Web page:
Bitcoin’s innovation of a “blockchain” combines strong encryption and distributed consensus. Ethereum adds to this with the successful implementation of general-purpose smart contracts. This goes a long way in terms of transitioning the vision of secure, decentralized computing platforms toward practical realization.

Likewise, the proliferation of ERC-20 tokens (and similar tokens), initial coin offerings and initial exchange offerings were speculative, but reflected a genuine flourishing of creativity. 

The crypto entrepreneurs of 2016-2018 were, for the first time in human history, starting to think through the myriad details of real-world information and value processing without a small elite group of owners or controllers.

There was a sense we were soon going to see the old centralized ways of doing things fall by the wayside, in favor of new approaches with robust democratic governance, with respect for data sovereignty and true independence from big tech, with agile potential for bypassing state restrictions.   

Businesses were soon to diminish their reliance on centralized databases and big tech cloud providers, and interlock their operations with global decentralized networks. Consumers were shortly going to begin making everyday online purchases using cryptocurrencies, and own, manage and monetize their own purchasing histories, tastes and experiences, medical records and so forth via secure blockchain-based information wallets.

Very few of the projects that originated in this period – including my own project, SingularityNET – have progressed as quickly as they hoped.

But let's not forget Ray Kurzweil’s message: We live in an era of exponential advance. The transition we’re seeing in the blockchain world right now is much like the transition from the post-dot-com crash to Web 2.0. But due to accelerating change, this transition is going to happen much faster.

Revolution rising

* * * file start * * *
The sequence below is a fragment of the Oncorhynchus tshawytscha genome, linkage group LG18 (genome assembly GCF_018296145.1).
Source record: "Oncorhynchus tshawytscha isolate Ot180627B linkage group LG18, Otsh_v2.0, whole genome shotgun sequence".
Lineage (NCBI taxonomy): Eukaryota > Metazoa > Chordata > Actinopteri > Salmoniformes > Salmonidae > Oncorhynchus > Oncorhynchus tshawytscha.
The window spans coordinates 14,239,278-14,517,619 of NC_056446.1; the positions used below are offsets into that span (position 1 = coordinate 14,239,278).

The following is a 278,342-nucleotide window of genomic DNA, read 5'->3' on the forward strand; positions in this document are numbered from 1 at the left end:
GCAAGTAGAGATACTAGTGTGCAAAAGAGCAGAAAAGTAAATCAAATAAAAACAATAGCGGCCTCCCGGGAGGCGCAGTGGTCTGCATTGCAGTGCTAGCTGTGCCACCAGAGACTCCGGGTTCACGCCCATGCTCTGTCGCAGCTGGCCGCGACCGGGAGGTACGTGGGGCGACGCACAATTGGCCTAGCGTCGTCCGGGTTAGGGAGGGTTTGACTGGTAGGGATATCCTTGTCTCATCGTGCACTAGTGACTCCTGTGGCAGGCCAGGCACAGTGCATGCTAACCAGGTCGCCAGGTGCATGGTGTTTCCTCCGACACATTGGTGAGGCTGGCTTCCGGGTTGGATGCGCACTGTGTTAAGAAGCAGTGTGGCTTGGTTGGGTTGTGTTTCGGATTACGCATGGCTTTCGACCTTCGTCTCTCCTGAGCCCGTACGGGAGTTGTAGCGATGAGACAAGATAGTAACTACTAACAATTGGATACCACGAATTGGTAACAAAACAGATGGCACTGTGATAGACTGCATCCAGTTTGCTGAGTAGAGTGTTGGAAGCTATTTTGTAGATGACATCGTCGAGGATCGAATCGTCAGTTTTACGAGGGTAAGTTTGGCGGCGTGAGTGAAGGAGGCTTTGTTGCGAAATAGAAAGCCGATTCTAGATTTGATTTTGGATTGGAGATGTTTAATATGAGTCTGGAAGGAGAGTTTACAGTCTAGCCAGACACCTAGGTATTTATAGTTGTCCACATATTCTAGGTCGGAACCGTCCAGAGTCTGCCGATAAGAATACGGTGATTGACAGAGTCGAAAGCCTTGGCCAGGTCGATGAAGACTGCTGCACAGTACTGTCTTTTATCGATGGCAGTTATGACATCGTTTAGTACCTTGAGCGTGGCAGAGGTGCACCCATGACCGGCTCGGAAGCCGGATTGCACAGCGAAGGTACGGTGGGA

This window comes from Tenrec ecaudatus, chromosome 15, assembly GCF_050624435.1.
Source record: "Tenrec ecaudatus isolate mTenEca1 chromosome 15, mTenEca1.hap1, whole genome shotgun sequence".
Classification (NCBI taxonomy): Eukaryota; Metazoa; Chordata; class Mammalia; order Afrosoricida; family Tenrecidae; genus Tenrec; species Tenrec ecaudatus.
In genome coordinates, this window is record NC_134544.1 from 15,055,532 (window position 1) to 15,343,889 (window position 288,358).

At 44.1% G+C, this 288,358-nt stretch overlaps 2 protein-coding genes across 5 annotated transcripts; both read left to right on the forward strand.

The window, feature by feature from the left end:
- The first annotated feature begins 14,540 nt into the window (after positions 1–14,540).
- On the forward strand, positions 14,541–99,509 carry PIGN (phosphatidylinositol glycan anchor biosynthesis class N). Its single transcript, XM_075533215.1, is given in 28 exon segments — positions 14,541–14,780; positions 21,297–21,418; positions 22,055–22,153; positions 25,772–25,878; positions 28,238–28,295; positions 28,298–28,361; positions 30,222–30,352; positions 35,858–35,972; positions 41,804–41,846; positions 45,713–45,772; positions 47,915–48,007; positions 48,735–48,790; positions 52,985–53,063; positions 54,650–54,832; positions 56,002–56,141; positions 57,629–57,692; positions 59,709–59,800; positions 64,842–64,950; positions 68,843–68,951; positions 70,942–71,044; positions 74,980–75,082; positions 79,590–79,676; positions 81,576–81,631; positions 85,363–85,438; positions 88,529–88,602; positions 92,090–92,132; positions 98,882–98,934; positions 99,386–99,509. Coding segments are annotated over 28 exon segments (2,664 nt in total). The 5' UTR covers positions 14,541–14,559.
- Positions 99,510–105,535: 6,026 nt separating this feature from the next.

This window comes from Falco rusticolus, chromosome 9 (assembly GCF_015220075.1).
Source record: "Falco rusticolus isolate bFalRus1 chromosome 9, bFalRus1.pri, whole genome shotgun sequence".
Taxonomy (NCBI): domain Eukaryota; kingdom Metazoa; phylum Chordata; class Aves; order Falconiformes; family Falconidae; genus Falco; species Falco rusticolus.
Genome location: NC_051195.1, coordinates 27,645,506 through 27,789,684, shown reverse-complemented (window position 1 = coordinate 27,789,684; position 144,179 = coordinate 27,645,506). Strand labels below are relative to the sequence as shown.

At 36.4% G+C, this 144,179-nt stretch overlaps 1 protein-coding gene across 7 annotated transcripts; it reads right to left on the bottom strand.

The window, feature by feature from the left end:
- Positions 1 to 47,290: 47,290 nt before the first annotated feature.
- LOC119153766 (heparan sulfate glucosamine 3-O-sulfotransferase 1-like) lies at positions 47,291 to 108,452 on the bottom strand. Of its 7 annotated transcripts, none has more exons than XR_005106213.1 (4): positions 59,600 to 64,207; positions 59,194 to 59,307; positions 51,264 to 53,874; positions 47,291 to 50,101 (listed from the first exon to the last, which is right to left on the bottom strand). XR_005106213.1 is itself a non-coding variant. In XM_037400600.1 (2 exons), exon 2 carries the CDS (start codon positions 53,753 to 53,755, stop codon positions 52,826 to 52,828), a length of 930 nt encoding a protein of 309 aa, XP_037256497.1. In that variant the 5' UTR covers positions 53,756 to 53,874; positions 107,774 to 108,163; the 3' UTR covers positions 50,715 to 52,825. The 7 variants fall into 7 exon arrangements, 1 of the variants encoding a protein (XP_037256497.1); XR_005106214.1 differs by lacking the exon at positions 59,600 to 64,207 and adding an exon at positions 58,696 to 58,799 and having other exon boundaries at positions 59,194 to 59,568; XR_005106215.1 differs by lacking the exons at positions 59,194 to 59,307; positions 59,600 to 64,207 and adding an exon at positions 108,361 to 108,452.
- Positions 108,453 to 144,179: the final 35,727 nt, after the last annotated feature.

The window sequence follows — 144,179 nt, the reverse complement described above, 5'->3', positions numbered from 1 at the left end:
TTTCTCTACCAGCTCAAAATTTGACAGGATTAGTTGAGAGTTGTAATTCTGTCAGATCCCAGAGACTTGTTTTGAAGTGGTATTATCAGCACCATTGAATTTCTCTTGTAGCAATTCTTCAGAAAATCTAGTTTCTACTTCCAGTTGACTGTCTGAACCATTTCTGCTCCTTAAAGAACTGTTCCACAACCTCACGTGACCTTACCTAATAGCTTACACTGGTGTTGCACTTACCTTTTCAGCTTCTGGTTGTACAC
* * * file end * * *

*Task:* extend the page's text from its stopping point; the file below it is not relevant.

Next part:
Companies and protocols that never stopped building are laying the groundwork for a decentralization revolution.

Brave browser is a fine Web browser with a functioning token ecosystem integrated. Decentraland has made real progress toward tokenizing the metaverse. (with a token currently not publicly traded) comprises a viable alternative to the ridiculously corrupt and stained Facebook.

Ocean Protocol’s software framework allows organizations with big data to leverage a blockchain-based marketplace of AI tools to analyze their data locally, without having to upload it anywhere.  

Cardano has, step by step, made incredible progress at deploying the key functions of a large-scale public blockchain in a programming language (Haskell) amenable to formal proofs of correctness, and in the spirit of and others, has pioneered a new approach to smart contracts.

Algorand has rolled out an extremely scalable blockchain platform suited for payments and fintech applications. Augur, the first Ethereum ICO, has released version two of its decentralized online betting platform.   

SingularityNET has been up and running in a scalable beta of its decentralized AI network for more than a year now. Certainly we lag far behind the Googles and Microsofts of the world in terms of traction. But we have a few tricks up our sleeve, and it may be that by sometime next year we have an AI network in some important senses more powerful than anything these companies have to offer.

This is the nature of evolution. The best blockchain projects among those that have survived the crypto winter have solved hard problems and are on the way to solving even more. It’s clear that the centralized systems currently running the planet are not to be trusted to coordinate the next growth phase of humanity and its tech, nor to cope with the next global tragedy. 

COVID-19 is not going to be the last crisis to hit our species, and if we want to cope with the next one better than we’re doing right now, we desperately need the tools that today’s blockchain projects are bringing toward maturity.